By IGOR GURYASHKIN
Chad Cooley grew up in Wichita, Kan., on a hearty diet of his motherâ€™s home cooking and Kansan barbecue. Having moved to Louisville thirteen years ago, he decided in May of last year to open up Mommaâ€™s Mustard, Pickles & BBQ restaurant on Bauer Avenue in St. Matthews.
Serving up smoked meats Kansas City-style, Cooleyâ€™s restaurant has quietly become a place of carnivorous worship for Louisvilleâ€™s barbecue cognoscenti. With demand forcing him to expand into the property that used to be Zazooâ€™s Bar & Grill and with a second location on the way, Cooley sat down with the Voice-Tribune to explain how the Kentucky Derby of all things led to him spending every day perfecting the perfect smoked cut.
THE VOICE-TRIBUNE: So how did you come to open a Kansas City-style barbecue joint in Louisville?
CHAD COOLEY: Me and my friend Jamie (Given) had been talking about opening a food truck for a long time but then I had someone be extremely rude to me at another bar in the neighborhood. So Jamie and I decided that they needed some competition.
VOICE-TRIBUNE: So youâ€™re like a neighborhood foodie Tony Soprano?
COOLEY: Yeah (laughs), something like that. We bought a food truck a year ago and itâ€™s still not ready. So while we were waiting to do that we used this kitchen to work on our barbecue and dug in a little bit and now weâ€™re opening at another location on Hurstbourne Avenue and Shelbyville Road in about 3 months.
COOLEY: The response weâ€™ve been getting has been tremendous. Itâ€™s been just pure gratitude. People are grateful for being given good barbecue. I guess itâ€™s hard to get good barbecue around here.
VOICE-TRIBUNE: Why do you think itâ€™s is it so hard?
COOLEY: Itâ€™s so hard to do well. Weâ€™ve sent our pitmaster to study with the seven-time world barbeque champion and visit all of the Kansas City barbecue joints. We do Kansas City style which is mostly a dry rub with sweet and tangy flavors. We do smoked wings as well burnt ends, which is the end of the brisket sliced up. Thatâ€™s pretty unique.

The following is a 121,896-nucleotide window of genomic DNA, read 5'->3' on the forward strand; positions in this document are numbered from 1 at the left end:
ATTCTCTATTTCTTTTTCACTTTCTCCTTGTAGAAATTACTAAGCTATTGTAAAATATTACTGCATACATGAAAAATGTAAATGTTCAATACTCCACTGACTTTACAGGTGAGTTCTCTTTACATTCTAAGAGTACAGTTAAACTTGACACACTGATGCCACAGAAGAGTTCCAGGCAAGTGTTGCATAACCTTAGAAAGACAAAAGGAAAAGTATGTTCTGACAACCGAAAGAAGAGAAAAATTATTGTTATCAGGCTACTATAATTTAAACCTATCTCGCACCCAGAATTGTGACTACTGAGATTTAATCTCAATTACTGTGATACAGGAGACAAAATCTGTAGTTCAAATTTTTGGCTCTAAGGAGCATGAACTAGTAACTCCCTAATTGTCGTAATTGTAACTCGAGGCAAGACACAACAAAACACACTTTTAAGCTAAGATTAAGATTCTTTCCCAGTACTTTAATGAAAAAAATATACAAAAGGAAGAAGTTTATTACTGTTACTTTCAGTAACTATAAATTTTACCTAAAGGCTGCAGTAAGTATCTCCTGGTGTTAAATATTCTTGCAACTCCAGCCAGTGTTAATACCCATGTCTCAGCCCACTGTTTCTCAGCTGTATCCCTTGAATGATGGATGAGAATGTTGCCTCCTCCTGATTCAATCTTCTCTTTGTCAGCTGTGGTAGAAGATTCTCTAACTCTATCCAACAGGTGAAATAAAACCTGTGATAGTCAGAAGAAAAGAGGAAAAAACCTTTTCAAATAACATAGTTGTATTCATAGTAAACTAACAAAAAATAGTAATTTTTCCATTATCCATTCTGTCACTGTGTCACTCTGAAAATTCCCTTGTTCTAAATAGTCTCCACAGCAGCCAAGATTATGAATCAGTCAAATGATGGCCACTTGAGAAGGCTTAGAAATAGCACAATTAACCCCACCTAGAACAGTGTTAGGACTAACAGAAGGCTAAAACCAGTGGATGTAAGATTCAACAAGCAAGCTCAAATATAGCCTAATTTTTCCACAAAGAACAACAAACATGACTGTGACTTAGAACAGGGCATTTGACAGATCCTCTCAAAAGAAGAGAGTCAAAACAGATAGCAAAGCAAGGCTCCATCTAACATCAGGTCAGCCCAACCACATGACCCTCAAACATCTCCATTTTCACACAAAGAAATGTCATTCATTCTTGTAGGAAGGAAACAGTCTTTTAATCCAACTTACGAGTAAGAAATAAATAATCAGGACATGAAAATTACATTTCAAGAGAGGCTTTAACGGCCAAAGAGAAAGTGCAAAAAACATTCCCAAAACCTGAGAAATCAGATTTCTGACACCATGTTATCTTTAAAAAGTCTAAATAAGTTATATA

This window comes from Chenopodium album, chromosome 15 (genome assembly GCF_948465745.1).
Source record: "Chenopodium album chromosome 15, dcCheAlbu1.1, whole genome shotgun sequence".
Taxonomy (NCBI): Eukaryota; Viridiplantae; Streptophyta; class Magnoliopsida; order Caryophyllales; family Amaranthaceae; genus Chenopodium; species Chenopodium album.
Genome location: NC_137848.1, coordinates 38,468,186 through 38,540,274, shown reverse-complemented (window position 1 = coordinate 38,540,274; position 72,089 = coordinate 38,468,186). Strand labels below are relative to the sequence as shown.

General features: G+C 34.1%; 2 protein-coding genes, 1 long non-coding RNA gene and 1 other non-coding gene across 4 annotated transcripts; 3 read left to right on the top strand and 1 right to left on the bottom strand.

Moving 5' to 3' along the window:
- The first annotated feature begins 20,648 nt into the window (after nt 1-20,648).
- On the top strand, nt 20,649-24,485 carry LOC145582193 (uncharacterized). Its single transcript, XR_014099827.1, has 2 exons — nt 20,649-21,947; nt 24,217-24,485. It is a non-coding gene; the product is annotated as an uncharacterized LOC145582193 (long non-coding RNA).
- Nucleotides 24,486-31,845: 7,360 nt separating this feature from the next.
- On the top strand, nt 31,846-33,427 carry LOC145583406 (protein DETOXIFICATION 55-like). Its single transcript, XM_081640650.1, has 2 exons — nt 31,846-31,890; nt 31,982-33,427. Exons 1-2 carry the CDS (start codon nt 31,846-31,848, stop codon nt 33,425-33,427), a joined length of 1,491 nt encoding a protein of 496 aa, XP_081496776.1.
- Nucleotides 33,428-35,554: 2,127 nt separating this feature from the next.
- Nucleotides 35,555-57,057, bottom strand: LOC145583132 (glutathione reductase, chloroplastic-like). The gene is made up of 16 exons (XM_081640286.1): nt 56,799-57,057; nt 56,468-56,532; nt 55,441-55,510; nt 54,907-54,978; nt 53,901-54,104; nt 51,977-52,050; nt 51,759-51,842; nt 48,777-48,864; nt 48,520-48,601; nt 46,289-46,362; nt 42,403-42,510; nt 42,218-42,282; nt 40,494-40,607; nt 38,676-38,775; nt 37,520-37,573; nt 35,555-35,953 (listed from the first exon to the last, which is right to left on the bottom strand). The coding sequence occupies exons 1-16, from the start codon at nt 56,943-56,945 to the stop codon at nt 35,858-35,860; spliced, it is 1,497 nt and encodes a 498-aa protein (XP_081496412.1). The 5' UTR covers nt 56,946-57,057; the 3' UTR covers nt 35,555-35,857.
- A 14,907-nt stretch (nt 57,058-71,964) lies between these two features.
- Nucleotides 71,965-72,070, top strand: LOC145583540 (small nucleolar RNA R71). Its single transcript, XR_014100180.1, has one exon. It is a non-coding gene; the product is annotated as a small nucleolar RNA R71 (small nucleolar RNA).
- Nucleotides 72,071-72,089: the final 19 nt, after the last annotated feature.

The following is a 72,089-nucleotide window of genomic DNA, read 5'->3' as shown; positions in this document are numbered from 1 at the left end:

VOICE-TRIBUNE: Speaking of unique have you ever tried smoking anything more unusual? Venison, duck, rabbit?
COOLEY: We tried smoking camel once.
COOLEY: I got a guy (laughs). But in truth it was a little tough.
VOICE-TRIBUNE: You seem to spend a lot of time doing this, but this is not even your full-time job, correct?
COOLEY: No, this is actually hobby, a kind of labor of love. Even though I do it everyday, day and night.
VOICE-TRIBUNE: So is barbecue something you grew up on?
COOLEY: Yeah, absolutely. You canâ€™t get bad barbecue going through Kansas, Oklahoma and Texas. You canâ€™t go wrong there – itâ€™s beef country. But everything we make is done exactly the way I like it. The baked beans, mashed potatoes and pickles are my mumâ€™s recipe. The mustard too. Itâ€™s just one thing after another that I used to eat growing up.
COOLEY: Well Iâ€™ll tell you what, it does bring back some nice memories doesnâ€™t it? My mum used to hand out jars of her homemade mustard and pickles at Christmas time. But I wasnâ€™t trying to, no. I guess I was just trying to share.
VOICE-TRIBUNE: Why do you think people are so picky and passionate when it comes to barbecue?
COOLEY: I personally get passionate about it because itâ€™s delicious (laughs). What other people find most delicious then divides them into different camps. Flavor, texture, color. But because I taste it everyday, I reckon weâ€™ll get it exactly how I like it. And if we do that, weâ€™ll get it really similar to what Oklahoma Joeâ€™s is doing in Kansas City. But barbecue is like sex – it doesnâ€™t have to be good for you to enjoy it. Itâ€™s really good stuff.
VOICE-TRIBUNE: Do you ever get bored of eating barbecue?
COOLEY: No! And Iâ€™ve got to quit eating so much because Iâ€™m eating it two or three times a day now and Iâ€™ve been doing that for six months straight now.
COOLEY: Well, when I moved to Louisville I went to my first Kentucky Derby and I bet on Monarchos (winner 2001) and was hooked on racing ever since. On the ride home I started studying up and started buying shares in a few horses and Iâ€™ve been owning bits of horses ever since. Later I was in a deal on some horses that werenâ€™t paying out with some friends and they gave me a piece of Mucho Macho Man and it was a dream come true. I got to walk him on the track on Derby day and in the paddock with my dad. Itâ€™s just something that you canâ€™t buy – a dream come true. Then later on some owners made me an offer I thought was exorbitant. So I took the money and used it to open this place.
VOICE-TRIBUNE: Oklahoma Joeâ€™s is famously one the best barbecue joints in the country right? People say you have to eat there before you die.
COOLEY: Joeâ€™s is amazing. Itâ€™s in a gas station, an actual working gas station and there is always a line outside of the door. Thatâ€™s my favorite place without a doubt, although Jack Stack comes close. I like some of our stuff better now, and some of what they (Oklahoma Joeâ€™s) do is better, but we continue to improve everyday. You see thereâ€™s nothing fancy about barbecue, but if itâ€™s done right, itâ€™s delicious and people enjoy it. It really is as simple as that. People go and eat barbecue in a dive and it almost tastes better. If it tastes good, people find you.